AP – Before we, ahem, dive into our review of Meg 2, a few fun facts on the megalodon, the titular real-life prehistoric shark, according to some unusually detailed production notes from the studio:
It weighed up to 50 tonnes and exceeded 18 metres in length. Its vertebrae were the size of a large dinner plate – no salad plates here! There’s no likelihood that any actually survived to this day (we’d feel better with no chance, but OK.) And, its jaw was so wide, it could swallow two adults side by side.
We know what you’re thinking, and so are we: Jack and Rose could’ve BOTH fit into that jaw! Case closed. James Cameron, are you listening? Way to nip a controversy in the bud.
In any case, no Jack and Rose in this film, but there are plenty of other people who get swallowed, chomped on, or masticated in Meg 2: The Trench, directed by Ben Wheatley, a film that screams: “Sequel! What do we do NOW?”
And so there’s more, more and more. More megs. More problems. More ludicrous plot points, more cartoonish villains, and more dialogue cheesier than an overripened brie wheel left out on a picnic table.
But also, in the film’s saving grace, more Jason Statham, whose gruff but amiable veneer has a calming effect on the proceedings. Elsewhere, playing off other stars, Statham can seem stiff, or one-note.
Here, he’s in his element, and that same style is a comfort. (Then again, it could be he’s the only character written with even a dollop of charisma.)
Many films begin with flashbacks – few as far back as the Cretaceous period, but that’s where we start. We see first lizards, then, what, bigger lizards? No, dinosaurs!
These creatures increase in heft until a huge dinosaur destroys everything in its wake. And then, out of the surf storms a aeg, to swallow up this now-puny dinosaur as if it were a mini-pack of Doritos. It’s a well-deserved laugh.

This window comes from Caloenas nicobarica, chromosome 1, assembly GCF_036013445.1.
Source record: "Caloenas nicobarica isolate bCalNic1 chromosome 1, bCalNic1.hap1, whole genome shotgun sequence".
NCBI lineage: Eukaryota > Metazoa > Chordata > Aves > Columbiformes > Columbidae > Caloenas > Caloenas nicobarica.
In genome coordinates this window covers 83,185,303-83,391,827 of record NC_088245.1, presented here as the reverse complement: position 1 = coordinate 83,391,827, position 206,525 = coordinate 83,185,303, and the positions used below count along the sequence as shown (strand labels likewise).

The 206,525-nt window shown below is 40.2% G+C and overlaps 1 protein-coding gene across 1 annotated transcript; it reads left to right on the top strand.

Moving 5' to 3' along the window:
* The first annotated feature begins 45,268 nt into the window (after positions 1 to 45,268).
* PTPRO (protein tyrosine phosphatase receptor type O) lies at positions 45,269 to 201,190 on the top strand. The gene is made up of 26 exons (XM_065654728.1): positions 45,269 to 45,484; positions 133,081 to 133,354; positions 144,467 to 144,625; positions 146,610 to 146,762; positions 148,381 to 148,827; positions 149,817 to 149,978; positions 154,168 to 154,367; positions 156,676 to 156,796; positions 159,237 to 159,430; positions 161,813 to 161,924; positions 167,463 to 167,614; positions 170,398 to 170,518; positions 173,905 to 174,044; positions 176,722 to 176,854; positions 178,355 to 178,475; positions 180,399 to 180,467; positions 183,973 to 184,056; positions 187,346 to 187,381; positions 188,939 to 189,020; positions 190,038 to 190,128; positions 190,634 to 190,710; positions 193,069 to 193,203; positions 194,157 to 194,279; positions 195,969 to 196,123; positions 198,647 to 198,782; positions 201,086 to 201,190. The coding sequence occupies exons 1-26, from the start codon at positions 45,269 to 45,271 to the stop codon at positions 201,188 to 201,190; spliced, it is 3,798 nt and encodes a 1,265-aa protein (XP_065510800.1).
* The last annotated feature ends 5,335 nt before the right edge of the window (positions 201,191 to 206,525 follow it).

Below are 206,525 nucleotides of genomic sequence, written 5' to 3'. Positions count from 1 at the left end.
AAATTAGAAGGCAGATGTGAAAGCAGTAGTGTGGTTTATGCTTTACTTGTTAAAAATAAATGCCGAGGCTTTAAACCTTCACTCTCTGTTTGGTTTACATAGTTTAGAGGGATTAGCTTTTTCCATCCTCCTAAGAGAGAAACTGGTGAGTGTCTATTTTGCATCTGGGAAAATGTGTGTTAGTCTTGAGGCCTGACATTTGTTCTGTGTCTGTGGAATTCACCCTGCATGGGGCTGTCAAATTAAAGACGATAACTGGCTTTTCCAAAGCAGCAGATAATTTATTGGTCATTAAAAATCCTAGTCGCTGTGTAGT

We pivot to the present, where we meet Jonas Taylor (Statham), expert diver, eco-warrior and shark-battler, back doing his thing, which means escaping certain death on the high seas.
Jonas no longer has his love interest from the last film, single mom Suyin Zhang, but is now parenting her 14-year-old daughter, Meiying, and that’s where his heart lies. Then there’s Meiying’s uncle, Jiuming Zhang (Chinese action star and filmmaker Wu Jing, joining the franchise) an adventurer who doesn’t mind taking a few risks.
For example, he decides to jump into the tank at his Mana One research facility to play around with the meg they have in captivity. He almost dies in front of everyone, including Meiying, laughing off the danger.
But the danger really begins when the scientists take their two submersibles down to “the trench,” 7,620 metres down to be precise, to a sector of the ocean sealed off by the thermocline, a cloud of … oh, never mind, let’s get to the sharks.
Because now the submersibles encounter more megs. Bigger megs. And when they get stuck down there, thanks to some dastardly villains, a mole in their own operation, a sabotaged rescue ship and some questionable decision-making, Jonas has to improvise.
This involves the team walking (yep, walking) across the trench in EV suits quickly running out of oxygen, to get to a secret station where said villains are mining something – what, we don’t know, even when Jiuming briefly explains it and says a handful is worth USD1 billion.
“Billion with a B?” Jonas asks, in more of that crackling dialogue.
But they make it back to the surface, because if they didn’t, the final hour of this film wouldn’t exist – a wacky showdown at a beach resort imaginatively called Fun Island, full of vacationers about to be attacked not only by megs but by ….
Dinosaurs! Yes, because of that well-known action-sequel rule: “When in doubt, add dinosaurs.” (They did it in Transformers: Age of Extinction, remember?)
So now, we have Jonas and his team battling not only megs but dinosaurs and oh, also, we should mention, a REALLY large octopus. These tentacles show up early and often and if you ever wanted to know what happens when a giant shark meets a giant octopus, here’s your chance.
At a certain point, somebody says “I just hope this goes better than last time.”
It’s a cheeky reference to the first film, but also a rather dangerous line to include in a sequel, because they almost never go better than last time. This one doesn’t either, but at least it’s upfront about what it’s doing: just making stuff bigger and crazier. (By the way, Jonas actually jumps a shark. On a jet ski. Bearing harpoons.)
And through it all, Statham’s steady presence remains the connective tissue.
Not that you should get attached to anyone’s connective tissue here. – Jocely Noveck